On May 10, not long after the rain, the Barrow meteorologist announced in disbelief, “There is officially no snow on the ground.” A foot-deep snow pack had disappeared in three days. Since 1940, Barrow’s snowmelt had come ever earlier on an accelerating line. Adjusting for the human-caused changes around the weather station (road dust in town enhances snowmelt) and using conservative statistical analysis, scientists estimated that the snowmelt had gotten eight days earlier, moving from about June 18 to June 10. Snowmelt on May 10 was off the charts. Normally whaling goes on into June and the ice doesn’t go out until July. The season’s total catch of only three whales was far too little to sate the community’s appetite; some years, they brought in twenty or more.

“If we start losing the spring season we have to totally rethink ice safety. The rules change…. Things that were true for fathers won’t be true for sons, and so it will always be experiencing something new,” Richard Glenn told me.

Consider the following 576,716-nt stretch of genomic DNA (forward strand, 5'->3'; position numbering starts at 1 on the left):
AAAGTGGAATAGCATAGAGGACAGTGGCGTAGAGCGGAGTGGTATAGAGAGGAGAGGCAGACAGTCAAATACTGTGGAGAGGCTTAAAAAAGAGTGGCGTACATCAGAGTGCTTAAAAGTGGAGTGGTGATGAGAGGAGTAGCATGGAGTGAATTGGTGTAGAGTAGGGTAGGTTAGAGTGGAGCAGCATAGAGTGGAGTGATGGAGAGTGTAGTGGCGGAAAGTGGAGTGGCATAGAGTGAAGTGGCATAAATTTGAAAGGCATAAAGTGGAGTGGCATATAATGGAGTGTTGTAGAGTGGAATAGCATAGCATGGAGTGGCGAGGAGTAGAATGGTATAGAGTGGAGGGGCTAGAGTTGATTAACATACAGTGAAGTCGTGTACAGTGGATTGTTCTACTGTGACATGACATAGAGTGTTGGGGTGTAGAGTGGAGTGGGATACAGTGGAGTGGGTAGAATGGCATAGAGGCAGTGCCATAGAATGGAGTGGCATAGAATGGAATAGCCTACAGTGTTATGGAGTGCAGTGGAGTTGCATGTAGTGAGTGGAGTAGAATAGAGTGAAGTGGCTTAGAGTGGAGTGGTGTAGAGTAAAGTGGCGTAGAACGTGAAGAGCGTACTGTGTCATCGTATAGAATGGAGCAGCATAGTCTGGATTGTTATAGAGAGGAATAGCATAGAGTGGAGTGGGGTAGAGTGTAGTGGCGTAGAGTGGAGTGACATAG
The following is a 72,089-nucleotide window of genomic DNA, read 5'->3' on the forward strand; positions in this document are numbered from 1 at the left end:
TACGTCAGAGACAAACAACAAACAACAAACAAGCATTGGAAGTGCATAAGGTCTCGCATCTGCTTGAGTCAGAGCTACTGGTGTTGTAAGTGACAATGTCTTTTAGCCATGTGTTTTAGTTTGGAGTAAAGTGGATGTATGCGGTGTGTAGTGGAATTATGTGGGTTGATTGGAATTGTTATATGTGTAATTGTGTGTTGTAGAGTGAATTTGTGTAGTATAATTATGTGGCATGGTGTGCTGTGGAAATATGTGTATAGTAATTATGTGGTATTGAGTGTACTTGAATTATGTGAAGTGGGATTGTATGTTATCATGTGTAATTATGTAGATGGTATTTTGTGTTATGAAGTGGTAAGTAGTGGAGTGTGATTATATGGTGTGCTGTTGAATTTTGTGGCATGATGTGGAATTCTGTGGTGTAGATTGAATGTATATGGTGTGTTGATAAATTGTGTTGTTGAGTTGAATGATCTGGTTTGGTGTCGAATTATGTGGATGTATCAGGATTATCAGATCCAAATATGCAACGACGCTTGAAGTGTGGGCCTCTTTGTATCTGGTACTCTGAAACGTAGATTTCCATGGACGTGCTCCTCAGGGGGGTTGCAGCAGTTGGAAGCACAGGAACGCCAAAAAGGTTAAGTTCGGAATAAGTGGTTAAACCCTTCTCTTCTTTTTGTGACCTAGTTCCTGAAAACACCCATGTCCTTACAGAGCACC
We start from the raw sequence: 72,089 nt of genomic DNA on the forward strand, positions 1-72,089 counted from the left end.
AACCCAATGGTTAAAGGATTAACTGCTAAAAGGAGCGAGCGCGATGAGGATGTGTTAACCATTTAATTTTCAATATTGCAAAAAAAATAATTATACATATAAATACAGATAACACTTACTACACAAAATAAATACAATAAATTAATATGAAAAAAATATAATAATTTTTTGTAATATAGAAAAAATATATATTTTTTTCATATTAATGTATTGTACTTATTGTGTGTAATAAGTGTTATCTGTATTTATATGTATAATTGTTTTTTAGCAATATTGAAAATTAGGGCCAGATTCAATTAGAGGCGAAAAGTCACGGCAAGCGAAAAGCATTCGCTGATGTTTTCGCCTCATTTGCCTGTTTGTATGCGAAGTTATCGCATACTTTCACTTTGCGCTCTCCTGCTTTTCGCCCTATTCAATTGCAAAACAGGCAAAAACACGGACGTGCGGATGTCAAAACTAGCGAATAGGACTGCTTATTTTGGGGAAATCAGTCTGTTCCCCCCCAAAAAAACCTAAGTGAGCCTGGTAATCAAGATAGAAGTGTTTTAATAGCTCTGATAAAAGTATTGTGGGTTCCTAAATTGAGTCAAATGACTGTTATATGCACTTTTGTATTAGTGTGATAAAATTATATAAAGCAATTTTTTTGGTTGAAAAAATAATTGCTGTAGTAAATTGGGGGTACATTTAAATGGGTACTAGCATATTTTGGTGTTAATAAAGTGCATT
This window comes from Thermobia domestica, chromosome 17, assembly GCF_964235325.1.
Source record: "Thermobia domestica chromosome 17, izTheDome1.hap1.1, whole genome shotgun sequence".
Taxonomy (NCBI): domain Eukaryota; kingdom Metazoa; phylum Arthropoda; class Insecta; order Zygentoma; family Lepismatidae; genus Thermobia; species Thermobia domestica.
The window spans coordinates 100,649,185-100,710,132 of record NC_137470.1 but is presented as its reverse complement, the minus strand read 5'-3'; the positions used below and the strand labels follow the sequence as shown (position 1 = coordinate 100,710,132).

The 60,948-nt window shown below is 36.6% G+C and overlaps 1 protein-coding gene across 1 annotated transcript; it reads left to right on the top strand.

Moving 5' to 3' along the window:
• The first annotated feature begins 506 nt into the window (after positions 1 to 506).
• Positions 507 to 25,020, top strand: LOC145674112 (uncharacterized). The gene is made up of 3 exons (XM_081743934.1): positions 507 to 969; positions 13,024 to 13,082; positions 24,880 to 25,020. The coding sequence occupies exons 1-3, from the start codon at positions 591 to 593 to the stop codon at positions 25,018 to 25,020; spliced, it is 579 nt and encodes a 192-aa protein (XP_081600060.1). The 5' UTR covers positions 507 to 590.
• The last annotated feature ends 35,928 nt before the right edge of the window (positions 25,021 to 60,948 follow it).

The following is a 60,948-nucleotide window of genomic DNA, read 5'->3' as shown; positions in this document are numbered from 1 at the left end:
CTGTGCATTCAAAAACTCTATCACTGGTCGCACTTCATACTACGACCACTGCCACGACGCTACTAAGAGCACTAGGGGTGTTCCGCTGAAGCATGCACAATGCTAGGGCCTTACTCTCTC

“That’s kind of been the case for the last 150 years anyway,” I said.

“Oh yes, the culture has changed, always. But there have always been some things: the ice on the lake will get five to six feet thick every year. Or ice that’s accreted to the shoreline with enough pressure ridges is probably going to stick around. Those kinds of things, those little rules of thumb, are going to change. And that will change how you travel, how you hunt, how you stay alive.”

Climate change that happens gradually is difficult for people to perceive. Even in Barrow, where the Iñupiat depend on wildlife, ice, and the timing of the seasons for their livelihood, some hunters fought the realization until faced with the terrible spring whaling season of 2002. By then, the ice, the Earth, and the elders were all telling the same story.

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This article has been abridged for the web.

CHARLES WOHLFORTH, who lives in Anchorage, began his writing career at a weekly newspaper in an Alaskan fishing village and developed it by freelancing Frommer's travel guidebooks and articles for The New Republic, Outside and other magazines. His work in this issue of Orion is adapted from The Whale and the Supercomputer: On the Northern Front of Climate Change, published in April 2004.